I’ll be a little harsh; yeah, it’s kind of a box-checking and second-season-teasing episode, but it still worked fine far as I’m concerned; still as properly heartfelt and gritty and goofy as the rest of the show, and it’s great to see Bojack sifting around in the spacious “What now?”. That’s the unique strength of this show, it’s all about the disquieting “What now?”s.
Well-done pin placed in Bojack and Diane’s relationship for now. Really touching moments during the “Wild Horses” montage (not just a pun! These guys can really nail licensed music usage), seeing Herb and his nurse stood out, especially.
Props to Will Arnett for nailing the Secretariat monologue. An actor playing an actor acting is complicated, and making “really good acting” a plot point is a really risky play, but Arnett dunked it. Nothing more needed to be said about Bojack playing that monologue so close to the chest.
The Secretariat bit was genius, I swear these guys make a gorgeous patchwork portrait of Bojack in these flashbacks. I feel like Al Manheim assembling his jigsaw puzzle picture of Sammy Glick.
It’s probably the most astute diagnosis of the ills of celebrity culture the show has made so far; this version of Secretariat, Bojack, those among us who are sucked into the cult of “success” and always trying to run to the top, don’t pick up the pace because they see the winner’s circle in sight. They run because they feel hunted. They strive for an ill-conceived “greatness” because they feel small and horrible “deep down”. They’re afraid they don’t have a “deep down”, because at some point, they had to learn the simplest defense mechanisms a wounded child can muster; avoidance, and playing pretend. They grow up in a desperate survivalist mindset, rather than developing the strength it takes to live and learn from sadness, but knowing only to mask or run from it.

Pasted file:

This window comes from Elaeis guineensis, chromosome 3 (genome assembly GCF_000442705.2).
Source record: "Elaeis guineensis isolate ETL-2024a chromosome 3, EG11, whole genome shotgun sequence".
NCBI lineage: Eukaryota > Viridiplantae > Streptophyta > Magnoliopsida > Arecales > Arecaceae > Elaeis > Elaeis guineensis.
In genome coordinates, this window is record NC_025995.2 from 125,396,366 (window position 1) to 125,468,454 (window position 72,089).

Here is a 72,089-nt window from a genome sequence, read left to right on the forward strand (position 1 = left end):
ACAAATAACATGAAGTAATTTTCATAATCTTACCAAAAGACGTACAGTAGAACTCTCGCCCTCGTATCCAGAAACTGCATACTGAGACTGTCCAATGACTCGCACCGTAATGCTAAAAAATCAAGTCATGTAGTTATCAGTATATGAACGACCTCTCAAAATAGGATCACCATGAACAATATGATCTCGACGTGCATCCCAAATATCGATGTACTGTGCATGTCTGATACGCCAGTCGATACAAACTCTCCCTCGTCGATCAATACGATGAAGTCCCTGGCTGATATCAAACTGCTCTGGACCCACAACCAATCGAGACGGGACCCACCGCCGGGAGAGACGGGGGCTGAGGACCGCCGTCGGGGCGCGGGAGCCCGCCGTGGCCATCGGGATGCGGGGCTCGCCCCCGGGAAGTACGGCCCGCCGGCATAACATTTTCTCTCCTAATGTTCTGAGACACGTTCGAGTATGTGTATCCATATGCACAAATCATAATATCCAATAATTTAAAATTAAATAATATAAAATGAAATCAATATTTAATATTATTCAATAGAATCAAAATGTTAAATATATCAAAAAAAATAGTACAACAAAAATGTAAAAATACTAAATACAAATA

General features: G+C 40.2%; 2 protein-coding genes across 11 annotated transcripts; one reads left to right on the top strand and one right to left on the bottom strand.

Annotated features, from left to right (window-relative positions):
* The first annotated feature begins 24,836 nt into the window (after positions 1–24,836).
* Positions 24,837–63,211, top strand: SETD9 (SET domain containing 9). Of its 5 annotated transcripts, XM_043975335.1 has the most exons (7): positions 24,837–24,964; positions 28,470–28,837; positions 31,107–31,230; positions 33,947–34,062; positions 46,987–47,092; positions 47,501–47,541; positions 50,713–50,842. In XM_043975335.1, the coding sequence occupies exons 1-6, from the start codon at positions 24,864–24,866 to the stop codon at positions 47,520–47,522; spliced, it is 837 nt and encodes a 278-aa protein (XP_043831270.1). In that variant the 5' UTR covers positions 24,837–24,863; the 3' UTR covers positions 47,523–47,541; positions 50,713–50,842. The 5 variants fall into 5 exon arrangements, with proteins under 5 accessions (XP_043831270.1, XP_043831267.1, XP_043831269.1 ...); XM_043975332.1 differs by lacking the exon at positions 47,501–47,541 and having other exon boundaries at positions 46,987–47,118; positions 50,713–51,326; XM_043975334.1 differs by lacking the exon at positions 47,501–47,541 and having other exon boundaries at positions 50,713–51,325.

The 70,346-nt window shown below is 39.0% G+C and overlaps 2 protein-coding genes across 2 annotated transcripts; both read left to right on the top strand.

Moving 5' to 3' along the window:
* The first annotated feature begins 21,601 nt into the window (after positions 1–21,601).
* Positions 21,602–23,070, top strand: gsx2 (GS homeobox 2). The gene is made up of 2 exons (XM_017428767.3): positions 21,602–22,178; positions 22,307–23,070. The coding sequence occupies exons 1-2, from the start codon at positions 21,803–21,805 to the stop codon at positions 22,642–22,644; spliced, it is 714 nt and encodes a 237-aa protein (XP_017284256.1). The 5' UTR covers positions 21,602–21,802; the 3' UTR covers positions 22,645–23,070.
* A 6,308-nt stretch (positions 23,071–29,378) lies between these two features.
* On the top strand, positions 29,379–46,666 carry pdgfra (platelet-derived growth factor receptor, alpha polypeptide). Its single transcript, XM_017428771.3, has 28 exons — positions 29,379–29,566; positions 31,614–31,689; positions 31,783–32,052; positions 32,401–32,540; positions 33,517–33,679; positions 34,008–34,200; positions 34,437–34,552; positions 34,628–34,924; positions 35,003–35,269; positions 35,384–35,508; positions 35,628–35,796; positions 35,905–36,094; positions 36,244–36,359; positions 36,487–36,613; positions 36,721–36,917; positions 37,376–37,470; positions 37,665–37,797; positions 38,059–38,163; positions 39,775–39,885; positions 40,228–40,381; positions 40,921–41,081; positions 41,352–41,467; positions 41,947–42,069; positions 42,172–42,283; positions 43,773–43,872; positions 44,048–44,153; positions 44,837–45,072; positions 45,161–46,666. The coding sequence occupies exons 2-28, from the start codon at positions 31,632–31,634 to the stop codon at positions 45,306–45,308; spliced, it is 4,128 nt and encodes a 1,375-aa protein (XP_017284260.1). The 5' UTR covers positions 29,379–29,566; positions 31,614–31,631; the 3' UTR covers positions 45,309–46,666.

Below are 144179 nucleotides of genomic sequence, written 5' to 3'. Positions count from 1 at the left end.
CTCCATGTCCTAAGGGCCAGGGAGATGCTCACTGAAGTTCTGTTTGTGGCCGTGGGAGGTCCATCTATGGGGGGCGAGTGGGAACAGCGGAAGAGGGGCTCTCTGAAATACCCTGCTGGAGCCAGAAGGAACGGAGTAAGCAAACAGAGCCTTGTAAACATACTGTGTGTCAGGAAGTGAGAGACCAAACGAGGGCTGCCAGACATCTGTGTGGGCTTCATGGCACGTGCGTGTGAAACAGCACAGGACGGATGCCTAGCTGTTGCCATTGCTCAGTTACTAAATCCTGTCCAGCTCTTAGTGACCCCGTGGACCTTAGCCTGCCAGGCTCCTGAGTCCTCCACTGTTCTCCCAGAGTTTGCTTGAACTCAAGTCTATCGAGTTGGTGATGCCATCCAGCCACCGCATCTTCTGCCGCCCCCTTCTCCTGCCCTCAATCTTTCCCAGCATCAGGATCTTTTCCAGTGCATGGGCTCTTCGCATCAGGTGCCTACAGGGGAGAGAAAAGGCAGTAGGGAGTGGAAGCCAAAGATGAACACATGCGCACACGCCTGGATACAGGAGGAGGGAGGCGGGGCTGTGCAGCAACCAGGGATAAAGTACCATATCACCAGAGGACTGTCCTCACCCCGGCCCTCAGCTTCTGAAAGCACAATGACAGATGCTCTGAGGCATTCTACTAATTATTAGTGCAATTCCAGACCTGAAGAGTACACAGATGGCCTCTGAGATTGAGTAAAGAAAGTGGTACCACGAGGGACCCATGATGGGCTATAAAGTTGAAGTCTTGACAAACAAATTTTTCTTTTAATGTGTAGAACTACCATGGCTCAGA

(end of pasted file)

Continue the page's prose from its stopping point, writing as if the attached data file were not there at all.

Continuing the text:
That’s perhaps why Bojack is the only person who recognizes Vincent as a child pretending to be an adult; because he knows what that’s like from the inside-out. He’s wounded enough and self-aware enough to know another kid awkwardly stuffed into a grown-up’s position when he sees it.
Right, that got a little flowery. But whatever. Bring on Season 2 (next year, I assume). I was happy to hear that apparently there was such faith behind the show that the second season was greenlit far before the announcement (i.e. before the first season even aired). It’s in a totally different class, but I haven’t been this enthralled by a series protagonist since Rust from ‘True Detective’, and I love that Bojack fits the “gritty antihero” mold of a lot of TV protagonists these days, but is skewed far more vulnerably and realistically. Your Rustin Cohle’s can be self-indulgent unreal badasses, hardened by the knowledge that they’re damaged and can never be fixed. Bojack’s terrified by the thought, and rightfully so.
Here’s hoping he calls Charlotte.